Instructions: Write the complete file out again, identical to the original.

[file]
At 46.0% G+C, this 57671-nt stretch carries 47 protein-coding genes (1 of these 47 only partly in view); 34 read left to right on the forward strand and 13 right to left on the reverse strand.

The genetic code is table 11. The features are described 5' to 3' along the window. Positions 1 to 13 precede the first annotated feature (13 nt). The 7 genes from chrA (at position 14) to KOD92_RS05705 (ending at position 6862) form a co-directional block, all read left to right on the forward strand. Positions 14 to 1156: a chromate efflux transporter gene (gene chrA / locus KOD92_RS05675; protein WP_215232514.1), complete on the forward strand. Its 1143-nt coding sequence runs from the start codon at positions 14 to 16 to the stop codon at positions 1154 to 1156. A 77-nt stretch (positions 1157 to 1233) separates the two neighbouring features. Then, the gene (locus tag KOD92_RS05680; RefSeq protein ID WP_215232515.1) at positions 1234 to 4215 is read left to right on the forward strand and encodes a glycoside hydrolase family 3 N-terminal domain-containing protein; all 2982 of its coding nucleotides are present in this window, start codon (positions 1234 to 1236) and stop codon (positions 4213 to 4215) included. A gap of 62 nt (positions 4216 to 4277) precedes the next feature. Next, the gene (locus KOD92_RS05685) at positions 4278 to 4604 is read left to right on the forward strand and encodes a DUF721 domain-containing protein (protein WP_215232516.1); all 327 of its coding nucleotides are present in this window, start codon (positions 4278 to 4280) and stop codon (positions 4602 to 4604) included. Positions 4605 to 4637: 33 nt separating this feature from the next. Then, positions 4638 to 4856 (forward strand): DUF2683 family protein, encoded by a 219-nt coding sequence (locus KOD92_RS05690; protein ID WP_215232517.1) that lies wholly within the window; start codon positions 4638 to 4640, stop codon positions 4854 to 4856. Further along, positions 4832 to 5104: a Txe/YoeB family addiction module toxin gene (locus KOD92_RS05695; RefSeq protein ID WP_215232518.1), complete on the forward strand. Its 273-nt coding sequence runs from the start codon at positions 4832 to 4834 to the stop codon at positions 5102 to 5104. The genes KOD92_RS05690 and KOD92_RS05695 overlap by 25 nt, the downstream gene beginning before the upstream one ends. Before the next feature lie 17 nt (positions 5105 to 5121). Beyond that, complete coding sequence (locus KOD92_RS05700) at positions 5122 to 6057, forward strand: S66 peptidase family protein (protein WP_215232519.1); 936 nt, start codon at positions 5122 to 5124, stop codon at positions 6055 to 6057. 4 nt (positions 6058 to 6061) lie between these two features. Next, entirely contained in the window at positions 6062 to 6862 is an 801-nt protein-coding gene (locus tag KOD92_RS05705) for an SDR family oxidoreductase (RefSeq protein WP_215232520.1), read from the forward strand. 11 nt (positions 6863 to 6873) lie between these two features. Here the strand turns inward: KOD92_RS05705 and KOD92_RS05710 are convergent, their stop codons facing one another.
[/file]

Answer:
At 46.0% G+C, this 57671-nt stretch carries 47 protein-coding genes (1 of these 47 only partly in view); 34 read left to right on the forward strand and 13 right to left on the reverse strand.

The genetic code is table 11. The features are described 5' to 3' along the window. Positions 1 to 13 precede the first annotated feature (13 nt). The 7 genes from chrA (at position 14) to KOD92_RS05705 (ending at position 6862) form a co-directional block, all read left to right on the forward strand. Positions 14 to 1156: a chromate efflux transporter gene (gene chrA / locus KOD92_RS05675; protein WP_215232514.1), complete on the forward strand. Its 1143-nt coding sequence runs from the start codon at positions 14 to 16 to the stop codon at positions 1154 to 1156. A 77-nt stretch (positions 1157 to 1233) separates the two neighbouring features. Then, the gene (locus tag KOD92_RS05680; RefSeq protein ID WP_215232515.1) at positions 1234 to 4215 is read left to right on the forward strand and encodes a glycoside hydrolase family 3 N-terminal domain-containing protein; all 2982 of its coding nucleotides are present in this window, start codon (positions 1234 to 1236) and stop codon (positions 4213 to 4215) included. A gap of 62 nt (positions 4216 to 4277) precedes the next feature. Next, the gene (locus KOD92_RS05685) at positions 4278 to 4604 is read left to right on the forward strand and encodes a DUF721 domain-containing protein (protein WP_215232516.1); all 327 of its coding nucleotides are present in this window, start codon (positions 4278 to 4280) and stop codon (positions 4602 to 4604) included. Positions 4605 to 4637: 33 nt separating this feature from the next. Then, positions 4638 to 4856 (forward strand): DUF2683 family protein, encoded by a 219-nt coding sequence (locus KOD92_RS05690; protein ID WP_215232517.1) that lies wholly within the window; start codon positions 4638 to 4640, stop codon positions 4854 to 4856. Further along, positions 4832 to 5104: a Txe/YoeB family addiction module toxin gene (locus KOD92_RS05695; RefSeq protein ID WP_215232518.1), complete on the forward strand. Its 273-nt coding sequence runs from the start codon at positions 4832 to 4834 to the stop codon at positions 5102 to 5104. The genes KOD92_RS05690 and KOD92_RS05695 overlap by 25 nt, the downstream gene beginning before the upstream one ends. Before the next feature lie 17 nt (positions 5105 to 5121). Beyond that, complete coding sequence (locus KOD92_RS05700) at positions 5122 to 6057, forward strand: S66 peptidase family protein (protein WP_215232519.1); 936 nt, start codon at positions 5122 to 5124, stop codon at positions 6055 to 6057. 4 nt (positions 6058 to 6061) lie between these two features. Next, entirely contained in the window at positions 6062 to 6862 is an 801-nt protein-coding gene (locus tag KOD92_RS05705) for an SDR family oxidoreductase (RefSeq protein WP_215232520.1), read from the forward strand. 11 nt (positions 6863 to 6873) lie between these two features. Here the strand turns inward: KOD92_RS05705 and KOD92_RS05710 are convergent, their stop codons facing one another.